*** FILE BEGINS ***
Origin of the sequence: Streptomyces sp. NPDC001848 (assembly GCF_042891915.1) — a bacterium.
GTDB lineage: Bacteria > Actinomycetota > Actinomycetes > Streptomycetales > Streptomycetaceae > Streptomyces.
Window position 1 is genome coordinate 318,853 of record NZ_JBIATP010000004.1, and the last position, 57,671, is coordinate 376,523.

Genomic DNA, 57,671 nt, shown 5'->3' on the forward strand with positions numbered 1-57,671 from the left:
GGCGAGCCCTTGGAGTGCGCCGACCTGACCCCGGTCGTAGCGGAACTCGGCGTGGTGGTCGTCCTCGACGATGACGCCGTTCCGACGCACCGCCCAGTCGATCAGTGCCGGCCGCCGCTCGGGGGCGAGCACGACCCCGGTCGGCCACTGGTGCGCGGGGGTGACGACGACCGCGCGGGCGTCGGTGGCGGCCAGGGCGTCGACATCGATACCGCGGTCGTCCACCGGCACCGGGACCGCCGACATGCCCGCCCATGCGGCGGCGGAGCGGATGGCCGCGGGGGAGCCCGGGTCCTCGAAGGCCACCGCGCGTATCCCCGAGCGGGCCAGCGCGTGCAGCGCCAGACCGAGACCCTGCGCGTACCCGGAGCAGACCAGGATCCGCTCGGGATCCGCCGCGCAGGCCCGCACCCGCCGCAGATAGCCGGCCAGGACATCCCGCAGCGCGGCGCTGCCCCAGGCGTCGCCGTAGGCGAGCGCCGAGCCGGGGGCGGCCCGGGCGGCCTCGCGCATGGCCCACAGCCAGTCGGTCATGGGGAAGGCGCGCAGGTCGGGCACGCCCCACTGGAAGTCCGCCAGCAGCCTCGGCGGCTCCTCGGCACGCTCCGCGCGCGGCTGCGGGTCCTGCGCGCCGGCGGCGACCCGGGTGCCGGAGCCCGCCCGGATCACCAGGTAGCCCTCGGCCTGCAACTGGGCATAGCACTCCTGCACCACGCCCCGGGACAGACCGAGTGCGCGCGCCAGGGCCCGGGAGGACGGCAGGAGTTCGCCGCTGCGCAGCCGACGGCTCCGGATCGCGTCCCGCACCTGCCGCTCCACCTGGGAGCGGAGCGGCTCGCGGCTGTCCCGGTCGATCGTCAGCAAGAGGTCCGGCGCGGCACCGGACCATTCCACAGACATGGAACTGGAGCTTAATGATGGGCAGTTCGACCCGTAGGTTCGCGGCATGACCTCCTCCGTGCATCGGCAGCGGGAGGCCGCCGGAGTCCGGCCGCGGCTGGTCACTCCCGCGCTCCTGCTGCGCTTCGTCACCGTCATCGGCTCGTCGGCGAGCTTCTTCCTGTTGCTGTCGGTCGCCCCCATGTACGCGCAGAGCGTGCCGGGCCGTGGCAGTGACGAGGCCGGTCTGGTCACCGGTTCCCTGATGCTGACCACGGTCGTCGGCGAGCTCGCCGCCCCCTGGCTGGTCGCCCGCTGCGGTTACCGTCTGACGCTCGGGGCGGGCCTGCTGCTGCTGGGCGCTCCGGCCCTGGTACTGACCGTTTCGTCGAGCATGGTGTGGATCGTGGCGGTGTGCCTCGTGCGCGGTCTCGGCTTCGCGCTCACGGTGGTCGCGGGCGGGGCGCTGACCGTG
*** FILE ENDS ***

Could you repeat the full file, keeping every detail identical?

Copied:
Origin of the sequence: Streptomyces sp. NPDC001848 (assembly GCF_042891915.1) — a bacterium.
GTDB lineage: Bacteria > Actinomycetota > Actinomycetes > Streptomycetales > Streptomycetaceae > Streptomyces.
Window position 1 is genome coordinate 318,853 of record NZ_JBIATP010000004.1, and the last position, 57,671, is coordinate 376,523.

Genomic DNA, 57,671 nt, shown 5'->3' on the forward strand with positions numbered 1-57,671 from the left:
GGCGAGCCCTTGGAGTGCGCCGACCTGACCCCGGTCGTAGCGGAACTCGGCGTGGTGGTCGTCCTCGACGATGACGCCGTTCCGACGCACCGCCCAGTCGATCAGTGCCGGCCGCCGCTCGGGGGCGAGCACGACCCCGGTCGGCCACTGGTGCGCGGGGGTGACGACGACCGCGCGGGCGTCGGTGGCGGCCAGGGCGTCGACATCGATACCGCGGTCGTCCACCGGCACCGGGACCGCCGACATGCCCGCCCATGCGGCGGCGGAGCGGATGGCCGCGGGGGAGCCCGGGTCCTCGAAGGCCACCGCGCGTATCCCCGAGCGGGCCAGCGCGTGCAGCGCCAGACCGAGACCCTGCGCGTACCCGGAGCAGACCAGGATCCGCTCGGGATCCGCCGCGCAGGCCCGCACCCGCCGCAGATAGCCGGCCAGGACATCCCGCAGCGCGGCGCTGCCCCAGGCGTCGCCGTAGGCGAGCGCCGAGCCGGGGGCGGCCCGGGCGGCCTCGCGCATGGCCCACAGCCAGTCGGTCATGGGGAAGGCGCGCAGGTCGGGCACGCCCCACTGGAAGTCCGCCAGCAGCCTCGGCGGCTCCTCGGCACGCTCCGCGCGCGGCTGCGGGTCCTGCGCGCCGGCGGCGACCCGGGTGCCGGAGCCCGCCCGGATCACCAGGTAGCCCTCGGCCTGCAACTGGGCATAGCACTCCTGCACCACGCCCCGGGACAGACCGAGTGCGCGCGCCAGGGCCCGGGAGGACGGCAGGAGTTCGCCGCTGCGCAGCCGACGGCTCCGGATCGCGTCCCGCACCTGCCGCTCCACCTGGGAGCGGAGCGGCTCGCGGCTGTCCCGGTCGATCGTCAGCAAGAGGTCCGGCGCGGCACCGGACCATTCCACAGACATGGAACTGGAGCTTAATGATGGGCAGTTCGACCCGTAGGTTCGCGGCATGACCTCCTCCGTGCATCGGCAGCGGGAGGCCGCCGGAGTCCGGCCGCGGCTGGTCACTCCCGCGCTCCTGCTGCGCTTCGTCACCGTCATCGGCTCGTCGGCGAGCTTCTTCCTGTTGCTGTCGGTCGCCCCCATGTACGCGCAGAGCGTGCCGGGCCGTGGCAGTGACGAGGCCGGTCTGGTCACCGGTTCCCTGATGCTGACCACGGTCGTCGGCGAGCTCGCCGCCCCCTGGCTGGTCGCCCGCTGCGGTTACCGTCTGACGCTCGGGGCGGGCCTGCTGCTGCTGGGCGCTCCGGCCCTGGTACTGACCGTTTCGTCGAGCATGGTGTGGATCGTGGCGGTGTGCCTCGTGCGCGGTCTCGGCTTCGCGCTCACGGTGGTCGCGGGCGGGGCGCTGACCGTG